5 Ways to Be Miserable

Life is a rollercoaster of emotional highs and lows. (Even a few upside downs!) We hope to be on the upward climb more than the down, but odds are, there will definitely be downs. (Either from our own stupid decisions, or through no fault of our own.) How we react to the difficult down times dictate whether we will be happy or sad throughout the ride. (Notice how some on the ride enjoy every minute, and some are freaked out the entire ride?) If you want to be miserable definitely do these things:

1. Show No Gratitude
Don’t appreciate anything. Take all your personal gifts and Heavenly blessings for granted. (You probably don’t even acknowledge the existence of most of them anyway.) Look around and see nothing but boring nature. Assume you are entitled to everything, (because you deserve things just for breathing.) Never write a quick note of thanks for kind actions or thoughtful gifts given to you. Don’t ever say ‘thank you’ or be sincerely touched. Act nonchalant about every wonderful thing you have received.

2. Hold Grudges

Plant your hardened feelings deep inside. (Let them grow!) Don’t let anything go, and don’t think of what circumstance the other person is coming from or their life situation. Let foolish words spoken in haste fester, and make all the memories that could have been created together non-existent due to harbored grudges. Make sure to let the big angry confrontation or even the little off-handed offensive comment consume your every thought. Use every opportunity to rehash the situation with outsiders, and be sure to act over dramatic. Definitely don’t say, “I’m sorry.” (It really doesn’t matter who’s at fault.)

3. Pass the Buck

Assume zero responsibility for your actions. Discover and execute a way for someone else to take the blame. (Surely don’t throw them under a ‘green’ bus, that would be bad! Simon & Garfunkel reference.) Never take ownership of your faults and mistakes. Adopt the Bart Simpson mantra, “I didn’t do it. Nobody saw me do it. You can’t prove anything!” Also, don’t follow through with anything you are responsible for or promised to complete. You have better things to keep you occupied. (That show might not always be on Netflix.) If it’s more convenient, select the easy road. Make the simpler, enticing, or most fun choice even if the consequences may punish you in the end.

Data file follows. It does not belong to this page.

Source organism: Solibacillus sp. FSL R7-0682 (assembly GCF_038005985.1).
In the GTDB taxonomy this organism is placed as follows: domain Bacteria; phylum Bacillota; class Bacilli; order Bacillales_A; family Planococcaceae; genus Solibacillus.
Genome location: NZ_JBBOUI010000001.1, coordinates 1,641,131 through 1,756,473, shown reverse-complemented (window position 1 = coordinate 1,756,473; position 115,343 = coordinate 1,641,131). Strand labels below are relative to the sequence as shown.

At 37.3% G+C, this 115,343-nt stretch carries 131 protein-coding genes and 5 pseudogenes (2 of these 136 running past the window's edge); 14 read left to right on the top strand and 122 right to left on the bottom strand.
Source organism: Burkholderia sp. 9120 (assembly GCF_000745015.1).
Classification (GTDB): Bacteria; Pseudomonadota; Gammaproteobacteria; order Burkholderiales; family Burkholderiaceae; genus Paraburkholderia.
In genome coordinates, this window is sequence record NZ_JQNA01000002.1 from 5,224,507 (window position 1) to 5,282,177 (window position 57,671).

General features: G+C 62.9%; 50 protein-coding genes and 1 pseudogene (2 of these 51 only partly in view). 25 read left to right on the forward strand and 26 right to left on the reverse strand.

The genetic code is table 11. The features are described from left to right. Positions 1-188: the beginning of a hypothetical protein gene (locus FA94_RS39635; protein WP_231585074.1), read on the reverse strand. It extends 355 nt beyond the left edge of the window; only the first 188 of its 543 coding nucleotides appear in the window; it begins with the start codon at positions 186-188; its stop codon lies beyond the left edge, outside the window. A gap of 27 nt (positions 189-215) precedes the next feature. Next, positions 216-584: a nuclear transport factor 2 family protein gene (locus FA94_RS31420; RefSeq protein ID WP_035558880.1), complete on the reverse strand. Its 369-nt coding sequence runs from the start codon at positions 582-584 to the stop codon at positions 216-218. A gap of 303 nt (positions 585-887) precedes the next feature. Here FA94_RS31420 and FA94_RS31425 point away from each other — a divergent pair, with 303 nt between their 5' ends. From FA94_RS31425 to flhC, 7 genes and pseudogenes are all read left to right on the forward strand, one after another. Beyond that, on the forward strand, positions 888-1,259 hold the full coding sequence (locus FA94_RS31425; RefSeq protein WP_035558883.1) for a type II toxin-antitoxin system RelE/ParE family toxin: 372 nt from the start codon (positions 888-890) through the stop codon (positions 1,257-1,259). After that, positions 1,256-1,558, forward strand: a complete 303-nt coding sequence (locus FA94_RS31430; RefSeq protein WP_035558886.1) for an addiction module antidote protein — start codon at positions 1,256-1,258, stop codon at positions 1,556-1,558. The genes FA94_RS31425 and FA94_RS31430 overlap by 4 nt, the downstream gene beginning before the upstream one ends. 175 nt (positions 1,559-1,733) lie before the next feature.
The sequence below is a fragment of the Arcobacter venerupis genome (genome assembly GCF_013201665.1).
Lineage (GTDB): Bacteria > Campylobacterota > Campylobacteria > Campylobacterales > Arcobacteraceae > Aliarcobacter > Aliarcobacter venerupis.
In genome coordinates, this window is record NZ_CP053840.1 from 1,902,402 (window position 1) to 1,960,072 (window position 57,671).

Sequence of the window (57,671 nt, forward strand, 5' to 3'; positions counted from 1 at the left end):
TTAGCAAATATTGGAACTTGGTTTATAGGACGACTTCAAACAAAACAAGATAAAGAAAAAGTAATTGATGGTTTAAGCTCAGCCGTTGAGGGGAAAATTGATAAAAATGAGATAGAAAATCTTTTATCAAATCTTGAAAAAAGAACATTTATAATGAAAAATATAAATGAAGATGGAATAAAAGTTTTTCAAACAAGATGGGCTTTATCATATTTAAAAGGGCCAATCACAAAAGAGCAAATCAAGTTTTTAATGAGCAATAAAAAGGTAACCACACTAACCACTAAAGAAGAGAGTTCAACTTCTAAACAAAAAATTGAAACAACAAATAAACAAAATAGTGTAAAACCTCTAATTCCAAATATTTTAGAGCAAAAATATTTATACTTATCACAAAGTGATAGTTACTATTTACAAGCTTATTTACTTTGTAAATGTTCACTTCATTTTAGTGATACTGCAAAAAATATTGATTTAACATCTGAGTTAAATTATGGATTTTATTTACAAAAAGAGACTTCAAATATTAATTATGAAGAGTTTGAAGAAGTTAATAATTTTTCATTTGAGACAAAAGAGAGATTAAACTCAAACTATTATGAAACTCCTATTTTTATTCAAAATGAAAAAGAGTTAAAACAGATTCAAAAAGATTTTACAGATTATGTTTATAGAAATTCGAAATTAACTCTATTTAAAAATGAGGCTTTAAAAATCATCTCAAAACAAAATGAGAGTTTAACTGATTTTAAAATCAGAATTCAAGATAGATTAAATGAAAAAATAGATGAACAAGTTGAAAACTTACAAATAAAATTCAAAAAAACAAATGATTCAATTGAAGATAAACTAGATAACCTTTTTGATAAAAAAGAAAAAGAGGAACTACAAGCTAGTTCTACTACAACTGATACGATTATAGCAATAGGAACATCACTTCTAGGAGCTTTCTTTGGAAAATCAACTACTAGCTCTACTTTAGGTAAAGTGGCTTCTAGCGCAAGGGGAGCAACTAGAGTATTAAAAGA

4. Think of Yourself

In all things, place yourself first. Do not ever consider the feelings of others. Selfishly make choices that only benefit you. Make a huge effort to impress others and improve your social standing. Do whatever it takes if it involves increasing your bank account. Pay no mind to other’s life struggles. Share a juicy story at every opportunity no matter the validity. (Start or perpetuate a grapevine rumor.) Jump to judgements without researching the back story. Be quick to take offense. Act holier than the Pope, and make sure everyone knows about it. Knock others down to increase your own esteem. Always respond with, “What’s in it for me” when asked to do a task or procrastinate until they go elsewhere.

5. Always Assume the Worst

Look on the dark side in every situation. Abandon hope and faith for gloom and doom. Things can only get worse. Don’t ever hope for the best, and don’t try because you can’t do any better. What you have is what will be, permantly. Tragic things happen to you all the time, and you probably deserve it. Life just hates you. Have a picked-on and bullied attitude. Bad luck must be your only luck. Stop trying, it’s not worth the effort. (Have some chocolate with that pained expression.)

This was incredibly difficult to write, because it goes against everything I believe. (Disclaimer: Don’t do these things!) It made me recall Stephanie in the tv show Full House. She always said, “How rude! 

I wanted to accentuate the worst actions of humankind to prove that we can be better. That rollercoaster symbolizes our wild ride and tests in this life. It’s easier to be our best when the ride is high. (Or is it?) But what about the low points? Can we ride out the lower dips, and not be a self-made Grinch?